meande
ring
and
shifting
off
course.
Catchm Very Relative
ent large ly
area basin. smaller
basin.
Age of Young Old
the and rivers
river youthfu with
l, active graded
and profile,
deepeni and
ng in have
the almost
valleys reache
d their
base
levels.

Indus River

● India got her name from


Indus.
● ‘The Indus Valley
Civilizationʼ was born
around this river.
● It flows in north-west
direction from its source
(Glaciers of Kailas
Range – Kailash range
in Tibet near Lake
Manasarovar) till the
Nanga Parbhat Range.
● Itʼs length is about
2,900 km. Its total
drainage area is about
1,165,000 square km
[more than half of it lies
in semiarid plains of
Pakistan]. It is joined by
Dhar River near Indo-
China border.
● After entering J&K it
flows between the
Ladakh and the Zaskar
Ranges. It flows
through the regions of
Ladakh, Baltistan and
Gilgit.
● The gradient of the
river in J&K is very
gentle (about 30 cm
per km).
● Average elevation at
which the Indus flows
through JK is about
4000 m above sea
level.
● It is joined by the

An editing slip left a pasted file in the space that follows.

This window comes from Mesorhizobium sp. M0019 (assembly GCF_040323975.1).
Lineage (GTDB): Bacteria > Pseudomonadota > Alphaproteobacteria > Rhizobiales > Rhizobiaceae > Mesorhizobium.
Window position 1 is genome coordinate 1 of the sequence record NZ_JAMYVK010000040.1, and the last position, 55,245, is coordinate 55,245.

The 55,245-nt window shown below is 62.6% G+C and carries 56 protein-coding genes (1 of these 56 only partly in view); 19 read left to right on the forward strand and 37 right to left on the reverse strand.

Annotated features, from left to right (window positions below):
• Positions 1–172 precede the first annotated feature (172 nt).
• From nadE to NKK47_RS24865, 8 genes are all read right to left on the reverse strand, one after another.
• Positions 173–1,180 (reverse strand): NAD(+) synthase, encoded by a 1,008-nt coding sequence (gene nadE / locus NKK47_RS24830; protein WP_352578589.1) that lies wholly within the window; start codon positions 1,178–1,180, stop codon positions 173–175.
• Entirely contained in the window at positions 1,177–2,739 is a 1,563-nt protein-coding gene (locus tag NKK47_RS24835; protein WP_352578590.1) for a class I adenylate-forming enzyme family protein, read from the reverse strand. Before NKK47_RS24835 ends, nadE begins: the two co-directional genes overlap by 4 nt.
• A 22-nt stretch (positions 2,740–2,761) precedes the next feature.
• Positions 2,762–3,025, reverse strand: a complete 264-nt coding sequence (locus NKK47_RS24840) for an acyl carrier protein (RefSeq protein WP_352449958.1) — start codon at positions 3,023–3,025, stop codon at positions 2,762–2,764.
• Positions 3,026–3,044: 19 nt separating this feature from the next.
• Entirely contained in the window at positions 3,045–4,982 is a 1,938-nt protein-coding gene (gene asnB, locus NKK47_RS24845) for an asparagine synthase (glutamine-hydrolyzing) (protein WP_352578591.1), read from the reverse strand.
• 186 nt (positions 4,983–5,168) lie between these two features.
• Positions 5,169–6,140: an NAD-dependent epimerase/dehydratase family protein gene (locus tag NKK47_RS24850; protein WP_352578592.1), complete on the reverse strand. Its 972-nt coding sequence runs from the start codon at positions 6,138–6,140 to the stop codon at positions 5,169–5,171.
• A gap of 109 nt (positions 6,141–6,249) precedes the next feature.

Zaskar River at Leh
(these kind of points are
important for prelims).
● Near Skardu, it is joined
by the Shyok at an
elevation of about 2,700
m.
● The Gilgit, Gartang,
Dras, Shiger, Hunza
are the other Himalayan
tributaries of the Indus.
● It crosses the Himalayas
(ends its mountainous
journey) through a 5181
m deep gorge near
Attock, lying north of
the Nanga Parbat. It
takes a sharp southerly
bend here (syntaxial
bend).
● Kabul river from
Afghanistan joins Indus
near Attock. Thereafter
it flows through the
Potwar plateau and
crosses the Salt Range
(South Eastern edge of
Potwar Plateau).
● Some of the important
tributaries below Attock
include the Kurram,
Toch and the Zhob-
Gomal.
● Just above Mithankot,
the Indus receives from
Panjnad (Panchnad),
the accumulated waters
of the five eastern
tributaries—the Jhelum,
the Chenab, the Ravi,
the Beas and the Satluj.
● The river empties into
the Arabian Sea south of
Karachi after forming a
huge delta.
Major Tributaries of
Indus River

Jhelum River

● The Jhelum has its


source in a spring at
Verinag in the south-
eastern part of the
Kashmir Valley.
● It flows northwards into
Wular Lake (north-
western part of Kashmir
Valley). From Wular
Lake, it changes its
course southwards. At
Baramulla the river
enters a gorge in the
hills.
● The river forms steep-
sided narrow gorge
through Pir Panjal
Range below
Baramula.
● At Muzaffarabad, the
river takes a sharp
hairpin bend southward.
● Thereafter, it forms the
India-Pakistan boundary
for 170 km and emerges
at the Potwar Plateau
near Mirpur.
● After flowing through
the spurs of the Salt
Range it debouches
(emerge from a
confined space into a
wide, open area) on
the plains near the city
of Jhelum.